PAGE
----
By Georgina Turner
May 18, 2010

Earlier this year, the official World Cup match ball was revealed in South Africa: there were dancing girls, flashy stage lights, and David Beckham. It will retail for around $120 -- even replicas will cost about $23. It is all a long way from the inaugural competition in 1930, when Fifa gave so little thought to the match balls that finalists Uruguay and Argentina quarreled over whose they would use. In the end they tossed a coin, argued a bit more, and ended up playing one half with each. Argentina's ball was bigger, but back then, balls were simple leather and laces contraptions that were not too varied. Even by 1966, when England played with Slazenger's special edition, the ball was still fairly simple.

That all changed in 1970, when adidas stepped in to create the first official World Cup match ball, the iconic Telstar -- so named because this was the first World Cup to be broadcast live on television. The mixture of black and white panels was designed to make it easier to see on a black and white TV, but would become the standard design for footballs everywhere. Since then, each tournament has delivered a new ball with something that bit more swish: the 1982 Tango Espana featured water-tight seams, to stop wet weather making the ball heavier and more difficult to control; by 1986's Azteca, adidas had switched to synthetic materials to further reduce the impact of environmental conditions; USA 1994 brought us the Questra, with its added foam layer apparently making it easier to control.

In 2006, the Teamgeist abandoned the traditional 20 hectagonal panels for 14 thermally-bonded panels that made the ball almost perfectly round. Adidas called it "unprecedented." So when this year's Jabulani (meaning to celebrate in Zulu) was launched boasting "radically new technology," you had to wonder how much more radical a ball could get. Of course there is always the p.r. spiel about symbolism in the design -- apparently the Jabulani's 11 colors represent the passion and vibrancy of the host nation, as well as the fact that it is adidas' 11th World Cup match ball, there are 11 players on each side, and that there are 11 tribes and 11 official languages in South Africa. But is a ball not still a ball?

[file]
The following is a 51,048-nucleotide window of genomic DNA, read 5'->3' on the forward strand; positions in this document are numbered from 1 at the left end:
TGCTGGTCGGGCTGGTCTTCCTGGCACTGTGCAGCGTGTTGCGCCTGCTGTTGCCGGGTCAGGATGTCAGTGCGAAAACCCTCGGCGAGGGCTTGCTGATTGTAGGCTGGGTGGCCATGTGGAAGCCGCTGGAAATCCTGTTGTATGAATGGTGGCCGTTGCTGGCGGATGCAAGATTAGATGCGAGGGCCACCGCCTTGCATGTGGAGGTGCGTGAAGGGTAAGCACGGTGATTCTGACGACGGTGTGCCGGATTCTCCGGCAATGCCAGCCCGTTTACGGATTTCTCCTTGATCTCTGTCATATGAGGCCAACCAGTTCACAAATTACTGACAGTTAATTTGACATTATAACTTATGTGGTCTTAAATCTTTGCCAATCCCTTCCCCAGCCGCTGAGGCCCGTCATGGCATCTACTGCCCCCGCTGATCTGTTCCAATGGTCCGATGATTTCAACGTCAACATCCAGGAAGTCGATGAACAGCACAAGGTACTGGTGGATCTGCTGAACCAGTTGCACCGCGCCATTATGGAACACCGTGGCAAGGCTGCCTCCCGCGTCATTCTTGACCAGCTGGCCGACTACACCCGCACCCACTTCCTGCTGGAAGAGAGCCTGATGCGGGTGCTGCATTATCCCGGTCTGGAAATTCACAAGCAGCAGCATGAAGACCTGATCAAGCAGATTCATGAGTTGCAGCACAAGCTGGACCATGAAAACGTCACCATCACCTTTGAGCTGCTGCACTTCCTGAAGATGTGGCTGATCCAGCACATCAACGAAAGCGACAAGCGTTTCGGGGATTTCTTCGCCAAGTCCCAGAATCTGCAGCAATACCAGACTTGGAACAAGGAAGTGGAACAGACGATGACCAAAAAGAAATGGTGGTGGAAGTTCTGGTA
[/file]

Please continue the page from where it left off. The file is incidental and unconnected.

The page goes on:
It seems not. Since 2006, adidas has been working with scientists -- proper scientists called Dr. something -- at one of the UK's sportiest institutions, Loughborough University. Before it even gets to the feet of testers like Frank Lampard and Petr Cech, these scientists have robots and wind tunnels to see what all kinds of tinkering does to the new ball.

This one has just eight panels, which are 3D, and spherically together in a perfectly round fashion. According to Dr. Andy Harland of the university's Sports Technology Research Group: "You don't get the differences in stiffness or response that are a function of the material and the stitching arrangement around the ball; wherever you kick it, you are going to get a very similar response."

The surface of the Jabulani also has lots of little grooves in it (or what they call a "Grip'n'groove profile") that makes it aerodynamic as well as easier to grip. "[The grooves] are to make sure that the ball is much more symmetrical in flight, and so it flies in a much more controlled way," says the aptly-named Dr. Martin Passmore, whose Department of Aeronautical and Automotive Engineering have tested the ball in a wind tunnel to make sure. The Teamgeist was heavily criticized by goalkeepers -- notably Germany's Jens Lehmann -- before the last World Cup because they felt that the ball's movement through the air was as unpredictable as a baseball (which only has two panels, so it's much easier to curve through the air. Dr. Passmore insists: "[The Jabulani] gives the control back to the players."

FIFA has strict regulations on the dimensions of its match balls, which have to be between 420g and 445g in weight, and between 68.5 cm and 69.5 cm in circumference. The Jabulani is a hefty 440g and measures 69cm. Using a robot to repeatedly mimic free kicks, shots, corners and passes, Loughborough's scientists are satisfied that they have, according to adidas' Thomas van Schaik, "created a ball that is small and heavy, allowing for maximum accuracy, perfect grip and exceptionally stable flight."

"Players can exhibit great skill when they kick balls like this," said Dr. Harland. Once the robot had finished with it, players including Kaka, Michael Ballack, Lampard and Cech got the chance to try it out.

"It's a very strong ball, true to hit. It's got a nice bounce to it," said Lampard. "When you catch it right it's going to fly." He even likes that groove business: "I hope it's going to help put a bit of movement on the ball, a bit of swerve." So will we have more groaning from goalkeepers this year? Not according to Cech, who says, "When it flies you can see it doesn't disrupt too much," looking a relieved man. "It is nice to catch, it feels good in the hands."

For us amateurs, it's hard to imagine that any of it could really make that much difference, but Lampard insists: "There is always a slightly different feel to the balls, they're always improving." We hear adidas is already working on "further innovations" to the ball for Brazil 2014.

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